In terms of rate relief in Northern Ireland, the survey data was used to assist in the FSB's response to the consultation on integrated impact assessment of Small Business Rates relief. Specifically, the results of the survey indicated that just over 40% of respondents in Northern Ireland own their businesses premises out of which they operate, while 19.4% lease and 31.5% rent property. 9% work from home. The FSB used analysis to argue that, "Given that most leases and rent agreements include tenant responsibility for rates, the potential for landlords to benefit is minimal".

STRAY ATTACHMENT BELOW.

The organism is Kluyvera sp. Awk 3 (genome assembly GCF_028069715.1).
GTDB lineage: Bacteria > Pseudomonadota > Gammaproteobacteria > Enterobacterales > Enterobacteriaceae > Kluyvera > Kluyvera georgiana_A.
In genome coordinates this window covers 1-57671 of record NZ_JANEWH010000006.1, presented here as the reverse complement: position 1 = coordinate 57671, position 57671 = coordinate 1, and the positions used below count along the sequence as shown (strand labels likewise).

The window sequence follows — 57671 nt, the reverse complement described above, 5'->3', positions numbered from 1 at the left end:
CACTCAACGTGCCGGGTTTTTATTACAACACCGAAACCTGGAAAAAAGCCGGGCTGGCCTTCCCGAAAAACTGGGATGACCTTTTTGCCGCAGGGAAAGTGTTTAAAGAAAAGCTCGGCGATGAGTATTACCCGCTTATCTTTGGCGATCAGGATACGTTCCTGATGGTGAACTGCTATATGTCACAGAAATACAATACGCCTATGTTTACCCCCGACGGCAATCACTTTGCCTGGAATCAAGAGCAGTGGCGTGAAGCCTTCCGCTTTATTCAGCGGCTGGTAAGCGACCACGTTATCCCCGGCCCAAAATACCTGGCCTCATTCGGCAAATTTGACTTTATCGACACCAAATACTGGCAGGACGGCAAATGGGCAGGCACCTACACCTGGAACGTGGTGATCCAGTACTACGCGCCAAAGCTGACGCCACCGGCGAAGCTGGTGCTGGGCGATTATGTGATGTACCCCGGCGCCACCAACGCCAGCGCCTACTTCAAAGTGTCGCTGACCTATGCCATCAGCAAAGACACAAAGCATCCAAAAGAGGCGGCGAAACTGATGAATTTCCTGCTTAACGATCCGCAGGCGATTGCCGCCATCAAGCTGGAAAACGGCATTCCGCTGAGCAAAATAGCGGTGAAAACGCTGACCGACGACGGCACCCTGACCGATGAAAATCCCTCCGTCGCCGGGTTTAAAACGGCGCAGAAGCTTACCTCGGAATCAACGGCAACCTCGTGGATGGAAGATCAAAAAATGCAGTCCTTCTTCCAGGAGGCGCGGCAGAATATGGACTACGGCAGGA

In terms of taxation and enterprise the survey data was used as a submission to the House of Commons regarding the Northern Ireland Enterprise zone. The 2008 survey data indicated that only one third of the FSB's Northern Ireland membership are incorporated, suggesting that a substantial proportion of them are unlikely to gain directly from a reduction in corporation tax. Thus, the FSB argued that the support for a corporation tax reduction in Northern Ireland suggested that FSB members saw such a move more as a way of invigorating the wider economic environment. This survey dataset was subsequently used by the FSB to assist their response to the Suffolk Economic Summit and Suffolk Strategic Delivery Partnership through providing a range of contextual data related to ownership characteristics, firm size, customer base and growth aspirations.

Sources to corroborate the impact